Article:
Justin Rose: He looked all grown up and completely in control during the steady victory at Doral, and you might as well roll with Rose again this week at the Transitions Championship. His last five starts at the Copperhead Course stack up this way: T5, T13, T14, T25, 20. Rose isn't the strongest driver on tour (he's 100th in total driving), but strong iron play and a cool eye on the green allow him to get the ball in the hole consistently (he's fourth in scoring average).
Peter Hanson: He made it to the Elite Eight at the Match Play, and then quietly cashed a $362K check last week with an under-the-radar T4 at Doral. The underrated Swede has settled into a nice run in his mid-30s and might be ready to become a significant factor in majors (recall he was tied for seventh at last year's U.S. Open). He's been one of the most consistent players on the European Tour for the last four seasons; call it boring consistency if you want, but the checks keep rolling in.
Charl Schwartzel: He finished tied for fourth at Doral and never had a round in the 70s despite a so-so ball-striking week. That's how good Schwartzel is: even without his best game, he's capable of contending or even winning. His putter is in excellent form, which sets him up well for a possible repeat at the Masters in a couple of weeks.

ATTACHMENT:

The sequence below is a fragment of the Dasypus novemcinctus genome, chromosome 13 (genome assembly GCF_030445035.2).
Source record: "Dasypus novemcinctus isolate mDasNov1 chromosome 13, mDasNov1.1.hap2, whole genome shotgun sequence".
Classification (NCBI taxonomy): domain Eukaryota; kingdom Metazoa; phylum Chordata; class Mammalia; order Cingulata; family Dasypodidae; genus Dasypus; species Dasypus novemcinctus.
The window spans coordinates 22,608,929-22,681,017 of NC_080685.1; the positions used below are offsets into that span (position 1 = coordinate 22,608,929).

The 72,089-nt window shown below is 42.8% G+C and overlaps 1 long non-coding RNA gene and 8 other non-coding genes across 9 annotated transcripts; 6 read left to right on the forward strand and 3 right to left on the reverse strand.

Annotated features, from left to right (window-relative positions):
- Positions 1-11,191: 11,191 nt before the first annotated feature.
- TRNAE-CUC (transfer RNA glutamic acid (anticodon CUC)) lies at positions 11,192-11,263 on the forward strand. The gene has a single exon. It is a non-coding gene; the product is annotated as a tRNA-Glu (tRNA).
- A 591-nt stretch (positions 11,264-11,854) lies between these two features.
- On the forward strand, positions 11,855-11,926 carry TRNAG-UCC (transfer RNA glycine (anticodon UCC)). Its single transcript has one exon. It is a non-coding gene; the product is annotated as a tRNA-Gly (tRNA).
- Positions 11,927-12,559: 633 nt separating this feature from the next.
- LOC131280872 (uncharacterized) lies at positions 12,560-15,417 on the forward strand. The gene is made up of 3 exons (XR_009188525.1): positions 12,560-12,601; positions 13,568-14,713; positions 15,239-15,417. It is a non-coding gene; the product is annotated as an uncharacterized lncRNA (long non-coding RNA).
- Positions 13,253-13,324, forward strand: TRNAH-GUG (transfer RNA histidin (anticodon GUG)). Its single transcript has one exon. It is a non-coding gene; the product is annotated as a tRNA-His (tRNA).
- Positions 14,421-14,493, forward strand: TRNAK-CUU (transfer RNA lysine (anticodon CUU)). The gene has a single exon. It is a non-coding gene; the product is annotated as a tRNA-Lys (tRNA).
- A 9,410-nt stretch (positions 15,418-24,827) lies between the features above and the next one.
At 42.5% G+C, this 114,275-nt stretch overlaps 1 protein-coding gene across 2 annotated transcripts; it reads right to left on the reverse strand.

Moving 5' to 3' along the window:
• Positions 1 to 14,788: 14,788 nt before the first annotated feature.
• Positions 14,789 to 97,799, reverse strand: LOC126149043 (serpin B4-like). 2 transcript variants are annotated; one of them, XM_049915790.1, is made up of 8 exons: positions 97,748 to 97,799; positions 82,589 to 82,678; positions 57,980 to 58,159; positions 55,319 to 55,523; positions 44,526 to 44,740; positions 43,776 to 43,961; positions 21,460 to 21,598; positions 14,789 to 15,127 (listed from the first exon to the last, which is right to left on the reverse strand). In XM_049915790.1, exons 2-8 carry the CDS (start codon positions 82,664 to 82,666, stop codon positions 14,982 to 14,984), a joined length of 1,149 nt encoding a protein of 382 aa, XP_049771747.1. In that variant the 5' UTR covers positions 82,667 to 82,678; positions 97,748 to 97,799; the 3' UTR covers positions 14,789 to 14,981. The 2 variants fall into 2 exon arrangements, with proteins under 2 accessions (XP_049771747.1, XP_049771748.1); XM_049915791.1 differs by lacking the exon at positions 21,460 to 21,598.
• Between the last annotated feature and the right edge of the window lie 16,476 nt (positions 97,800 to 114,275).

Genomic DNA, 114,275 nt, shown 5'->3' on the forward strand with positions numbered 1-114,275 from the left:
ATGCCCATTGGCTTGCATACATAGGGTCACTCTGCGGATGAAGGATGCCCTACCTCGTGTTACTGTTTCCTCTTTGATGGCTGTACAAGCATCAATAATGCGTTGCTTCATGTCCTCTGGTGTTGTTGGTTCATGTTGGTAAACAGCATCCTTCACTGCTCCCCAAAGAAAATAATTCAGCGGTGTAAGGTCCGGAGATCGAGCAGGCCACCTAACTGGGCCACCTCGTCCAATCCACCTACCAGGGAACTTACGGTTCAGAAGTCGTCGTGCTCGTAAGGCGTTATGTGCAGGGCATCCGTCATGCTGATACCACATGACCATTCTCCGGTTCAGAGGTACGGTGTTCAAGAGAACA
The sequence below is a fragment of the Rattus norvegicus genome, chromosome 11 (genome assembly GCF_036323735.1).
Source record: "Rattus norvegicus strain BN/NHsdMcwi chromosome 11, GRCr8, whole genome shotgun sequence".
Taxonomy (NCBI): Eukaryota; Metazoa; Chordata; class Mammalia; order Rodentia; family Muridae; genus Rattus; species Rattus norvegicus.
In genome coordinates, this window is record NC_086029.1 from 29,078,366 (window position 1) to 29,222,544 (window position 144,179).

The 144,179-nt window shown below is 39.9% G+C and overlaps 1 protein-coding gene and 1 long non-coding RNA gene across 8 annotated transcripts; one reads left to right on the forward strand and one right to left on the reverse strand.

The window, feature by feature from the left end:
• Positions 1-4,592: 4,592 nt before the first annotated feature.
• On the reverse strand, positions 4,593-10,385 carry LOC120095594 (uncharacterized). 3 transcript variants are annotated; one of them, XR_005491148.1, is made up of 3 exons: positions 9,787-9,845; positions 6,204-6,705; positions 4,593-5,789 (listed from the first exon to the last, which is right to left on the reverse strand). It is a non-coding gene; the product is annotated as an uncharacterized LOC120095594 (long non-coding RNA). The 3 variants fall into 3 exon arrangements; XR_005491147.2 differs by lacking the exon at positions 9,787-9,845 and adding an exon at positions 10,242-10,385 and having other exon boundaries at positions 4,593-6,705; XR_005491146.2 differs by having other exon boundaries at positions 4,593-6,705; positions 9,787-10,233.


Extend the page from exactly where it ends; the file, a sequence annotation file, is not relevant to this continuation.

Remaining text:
Matt Kuchar: He hasn't finished outside the Top 33 in any event this year, and his steady putter carried him through three wins at the Match Play. Kuchar's 72 on Sunday at Doral was a mild disappointment but otherwise there's nothing wrong with a T8 check in one of the deeper fields of the early season. He's not the best American player on the circuit, but he's certainly in the Top 10.
Sergio Garcia: His opening round at Doral was one for the books: a 31 on the front nine, a 44 on the back side. And then you had the ridiculous 12 Garcia took at the third hole Sunday. His game looked to be rounding into form at Los Angeles a month ago, but at this point we have to consider that a false positive. Garcia's putting was fine at Doral, but everything else was erratic.
Geoff Ogilvy: He was a trendy bounce-back pick prior to the season, but Ogilvy hasn't shown anything through the opening couple of months. He was eliminated in the first round of the Match Play three weeks ago, and although he hasn't missed a cut yet, he's yet to cash a check over $52K. There's nothing glaring that jumps out in the component stats - Ogilvy is Top 100 in driving, tee accuracy, GIR and putting - but he hasn't been stellar in any area, either. Until we see Ogilvy doing something that matters on a Sunday, he's not a primary play for our fantasy purposes.
Tiger Woods: He never really had his top form at Doral, and then you saw how it ended - with a well-captured cart off in the middle of Sunday's round (courtesy of an Achilles' injury). It's likely that Woods will be able to go in the Masters in early April, but how sharp can he really be? And how confident can he be on the heels of another injury? I'll be surprised if Woods wins a major in 2012, or even if he comes remotely close. The Masters is no longer the ideal major for Woods, considering the inconsistent putting we've seen from him for a couple years.
K.J. Choi: He hasn't done anything of note since the T5 at the season opener, though he's yet to miss a cut either. Choi is a strong play for this week's Transitions Championship; he's won the event twice (2002, 2006) and he's first in all-time earnings at this event.